This winter, a small group of advocates, teachers, parents and students began meeting each week at a church in Portland, Ore., to figure out how their schools could do a better job of preparing the next generation to fight climate change. Together, they wrote a resolution that, with some changes, was unanimously adopted by the Portland Public School Board on May 17. The district, the board resolved, "will abandon the use of any adopted text material that is found to express doubt about the severity of the climate crisis or its root in human activities." But a few days after the vote, the story took on a life of its own, mostly outside Portland: Some websites called the move a "ban" on specific books, while another claimed that the district would scan its libraries and remove all books that weren't up to snuff. One of the advocates fielded emails calling him an "idiot" and a "d-bag."
More than 800 public school teachers involved in textbook selections for local schools were rewarded for giving publishers feedback on textbooks undergoing government screening, the education ministry said Thursday. Of the public school teachers whom publishers showed their textbooks being screened by the government, 1,009 were involved in the municipal processes to select textbooks for local schools. Of them, 818 received monetary or other rewards from publishers, according to a ministry survey. In 99 cases, textbooks shown to teachers were newly adopted through the selection processes in which the teachers were involved. But the ministry said it could not confirm any unfair practices in these cases, concluding that the selection procedures "were not affected."
Some teachers have already started sending emails to parents saying they will provide work for students during the two weeks after March Break, as boards await details from the government over the unprecedented, province-wide school shutdown. Education Minister Stephen Lecce is expected to soon provide direction on alternative learning plans for kids, given they don't return to school until April 6 in a bid to help contain the spread of COVID-19. A ministry source said while plans are still in the works, boards will be expected to encourage teachers to "prepare and keep in touch with students." So far, boards have only been saying that educators must be "available" during the two-week hiatus. On Thursday, Lecce took the unprecedented step of ordering that all 4,800 public schools in the province be shut down for two weeks following next week's March Break, impacting two million students.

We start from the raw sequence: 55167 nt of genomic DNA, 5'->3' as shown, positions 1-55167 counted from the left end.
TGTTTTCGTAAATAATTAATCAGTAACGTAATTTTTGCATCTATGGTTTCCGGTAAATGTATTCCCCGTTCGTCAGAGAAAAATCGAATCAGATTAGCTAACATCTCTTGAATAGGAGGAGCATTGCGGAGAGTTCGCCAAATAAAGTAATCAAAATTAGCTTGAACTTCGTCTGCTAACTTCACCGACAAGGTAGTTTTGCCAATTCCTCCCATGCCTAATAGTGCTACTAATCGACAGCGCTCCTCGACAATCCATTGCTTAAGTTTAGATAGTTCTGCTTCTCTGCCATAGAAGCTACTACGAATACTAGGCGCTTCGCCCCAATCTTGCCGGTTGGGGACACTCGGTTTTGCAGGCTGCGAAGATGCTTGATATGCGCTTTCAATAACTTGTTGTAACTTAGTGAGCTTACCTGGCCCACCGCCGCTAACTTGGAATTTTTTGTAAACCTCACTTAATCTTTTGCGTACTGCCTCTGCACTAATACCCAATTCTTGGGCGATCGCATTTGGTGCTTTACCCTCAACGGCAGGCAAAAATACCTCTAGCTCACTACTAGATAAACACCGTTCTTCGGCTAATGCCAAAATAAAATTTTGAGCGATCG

To the editor: The Portland, Ore., school district is right to rid its textbooks of the manufactured doubt regarding the science of climate change. Groups like the Heartland Institute have been spinning misinformation and outright lies about the reality of climate change for too long. They are funded by the carbon-based energy industry, the very people who profit from selling dirty energy that is causing our planet to get warmer. Heartland spokesman Jim Lakely states that the kids are being "indoctrinated instead of taught how the scientific method works." This is classic "merchant of doubt" doublespeak.
When schools closed this spring, many parents, including me, felt overwhelmed and underwater trying to help our children participate in distance learning. Every day seemed to usher in a new way for my husband and me to fail at reading emails, managing logins, printing worksheets, troubleshooting tech problems, photographing assignments, and keeping track of class Zooms. Being an educator as well as a parent gave my experience a particularly nightmarish quality, as if I were somehow both the driver and pedestrian in this collision. As a teacher, I participated in a flurry of trainings on using various apps to make videos, find e-books, host meetings, use data, and share student work, but as a parent, I could not keep up. It doesn't have to be this hard.